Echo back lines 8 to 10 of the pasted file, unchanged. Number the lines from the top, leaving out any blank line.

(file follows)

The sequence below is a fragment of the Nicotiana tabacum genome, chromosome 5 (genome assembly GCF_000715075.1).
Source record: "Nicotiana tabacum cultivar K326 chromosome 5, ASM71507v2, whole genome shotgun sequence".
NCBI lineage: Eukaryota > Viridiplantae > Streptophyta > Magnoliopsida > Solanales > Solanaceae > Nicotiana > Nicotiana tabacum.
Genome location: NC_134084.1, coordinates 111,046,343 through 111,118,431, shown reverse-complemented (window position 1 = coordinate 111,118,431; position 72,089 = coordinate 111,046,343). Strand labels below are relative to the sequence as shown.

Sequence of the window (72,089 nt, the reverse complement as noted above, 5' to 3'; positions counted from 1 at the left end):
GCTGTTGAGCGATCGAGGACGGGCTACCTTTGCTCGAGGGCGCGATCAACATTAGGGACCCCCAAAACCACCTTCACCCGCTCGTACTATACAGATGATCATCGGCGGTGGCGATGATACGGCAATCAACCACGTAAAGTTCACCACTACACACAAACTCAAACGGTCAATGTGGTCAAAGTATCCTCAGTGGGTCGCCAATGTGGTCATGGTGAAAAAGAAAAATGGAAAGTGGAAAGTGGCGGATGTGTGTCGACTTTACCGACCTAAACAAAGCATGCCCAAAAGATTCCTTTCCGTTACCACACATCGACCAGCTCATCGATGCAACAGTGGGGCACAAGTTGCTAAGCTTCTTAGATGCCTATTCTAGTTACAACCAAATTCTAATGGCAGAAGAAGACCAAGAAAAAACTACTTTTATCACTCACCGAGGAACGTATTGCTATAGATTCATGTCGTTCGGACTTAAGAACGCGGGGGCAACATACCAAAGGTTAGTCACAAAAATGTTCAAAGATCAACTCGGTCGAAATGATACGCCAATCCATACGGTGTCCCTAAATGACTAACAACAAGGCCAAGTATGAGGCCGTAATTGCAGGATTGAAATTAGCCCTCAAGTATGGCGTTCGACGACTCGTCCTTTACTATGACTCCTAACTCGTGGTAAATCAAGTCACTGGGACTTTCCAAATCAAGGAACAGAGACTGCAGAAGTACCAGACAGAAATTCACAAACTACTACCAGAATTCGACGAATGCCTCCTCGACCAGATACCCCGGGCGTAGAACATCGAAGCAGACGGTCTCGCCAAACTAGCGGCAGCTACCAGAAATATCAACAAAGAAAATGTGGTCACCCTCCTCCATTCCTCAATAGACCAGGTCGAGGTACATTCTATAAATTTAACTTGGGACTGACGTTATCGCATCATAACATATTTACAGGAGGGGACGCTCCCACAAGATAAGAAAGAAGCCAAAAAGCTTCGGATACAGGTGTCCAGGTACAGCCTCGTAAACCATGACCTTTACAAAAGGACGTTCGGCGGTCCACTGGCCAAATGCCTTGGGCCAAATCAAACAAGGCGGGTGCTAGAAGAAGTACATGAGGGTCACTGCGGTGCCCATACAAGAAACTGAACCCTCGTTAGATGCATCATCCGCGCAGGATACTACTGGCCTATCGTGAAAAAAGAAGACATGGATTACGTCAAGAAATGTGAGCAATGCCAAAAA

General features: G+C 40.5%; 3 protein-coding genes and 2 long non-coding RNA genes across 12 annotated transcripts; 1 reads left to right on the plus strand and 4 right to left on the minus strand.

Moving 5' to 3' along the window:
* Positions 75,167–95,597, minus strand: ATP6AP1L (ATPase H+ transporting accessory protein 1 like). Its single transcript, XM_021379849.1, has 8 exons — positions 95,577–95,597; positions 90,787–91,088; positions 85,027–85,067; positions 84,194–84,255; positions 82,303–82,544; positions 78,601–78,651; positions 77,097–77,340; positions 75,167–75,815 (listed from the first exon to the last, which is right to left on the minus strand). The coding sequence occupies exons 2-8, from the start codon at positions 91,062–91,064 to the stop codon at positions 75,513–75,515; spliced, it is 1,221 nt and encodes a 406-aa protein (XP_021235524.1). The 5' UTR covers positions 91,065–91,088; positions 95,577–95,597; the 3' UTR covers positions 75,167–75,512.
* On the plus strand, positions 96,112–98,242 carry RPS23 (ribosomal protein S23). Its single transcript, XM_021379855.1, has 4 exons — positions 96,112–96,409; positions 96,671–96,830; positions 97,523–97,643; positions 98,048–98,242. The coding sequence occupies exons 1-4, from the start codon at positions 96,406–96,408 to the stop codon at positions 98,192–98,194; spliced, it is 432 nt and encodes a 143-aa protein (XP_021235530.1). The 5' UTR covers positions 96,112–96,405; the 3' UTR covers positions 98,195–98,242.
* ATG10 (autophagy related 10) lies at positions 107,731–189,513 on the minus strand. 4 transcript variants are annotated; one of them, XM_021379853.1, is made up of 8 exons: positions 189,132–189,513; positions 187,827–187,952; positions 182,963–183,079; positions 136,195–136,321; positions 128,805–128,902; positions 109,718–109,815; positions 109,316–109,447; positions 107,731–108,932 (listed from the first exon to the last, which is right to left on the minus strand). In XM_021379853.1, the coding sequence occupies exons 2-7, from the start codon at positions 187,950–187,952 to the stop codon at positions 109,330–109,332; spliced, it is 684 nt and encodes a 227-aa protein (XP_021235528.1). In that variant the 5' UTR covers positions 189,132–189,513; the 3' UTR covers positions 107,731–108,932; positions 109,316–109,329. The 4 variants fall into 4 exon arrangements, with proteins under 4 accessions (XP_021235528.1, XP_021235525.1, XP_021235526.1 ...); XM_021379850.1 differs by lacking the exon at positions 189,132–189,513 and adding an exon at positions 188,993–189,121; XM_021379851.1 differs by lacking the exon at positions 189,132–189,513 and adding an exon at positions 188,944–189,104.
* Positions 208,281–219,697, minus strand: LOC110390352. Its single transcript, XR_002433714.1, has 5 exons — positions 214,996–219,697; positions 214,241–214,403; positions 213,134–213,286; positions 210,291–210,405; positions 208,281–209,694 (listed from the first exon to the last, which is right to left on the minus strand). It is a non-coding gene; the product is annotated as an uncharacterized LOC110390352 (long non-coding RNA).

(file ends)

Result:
Moving 5' to 3' along the window:
* Positions 75,167–95,597, minus strand: ATP6AP1L (ATPase H+ transporting accessory protein 1 like). Its single transcript, XM_021379849.1, has 8 exons — positions 95,577–95,597; positions 90,787–91,088; positions 85,027–85,067; positions 84,194–84,255; positions 82,303–82,544; positions 78,601–78,651; positions 77,097–77,340; positions 75,167–75,815 (listed from the first exon to the last, which is right to left on the minus strand). The coding sequence occupies exons 2-8, from the start codon at positions 91,062–91,064 to the stop codon at positions 75,513–75,515; spliced, it is 1,221 nt and encodes a 406-aa protein (XP_021235524.1). The 5' UTR covers positions 91,065–91,088; positions 95,577–95,597; the 3' UTR covers positions 75,167–75,512.
* On the plus strand, positions 96,112–98,242 carry RPS23 (ribosomal protein S23). Its single transcript, XM_021379855.1, has 4 exons — positions 96,112–96,409; positions 96,671–96,830; positions 97,523–97,643; positions 98,048–98,242. The coding sequence occupies exons 1-4, from the start codon at positions 96,406–96,408 to the stop codon at positions 98,192–98,194; spliced, it is 432 nt and encodes a 143-aa protein (XP_021235530.1). The 5' UTR covers positions 96,112–96,405; the 3' UTR covers positions 98,195–98,242.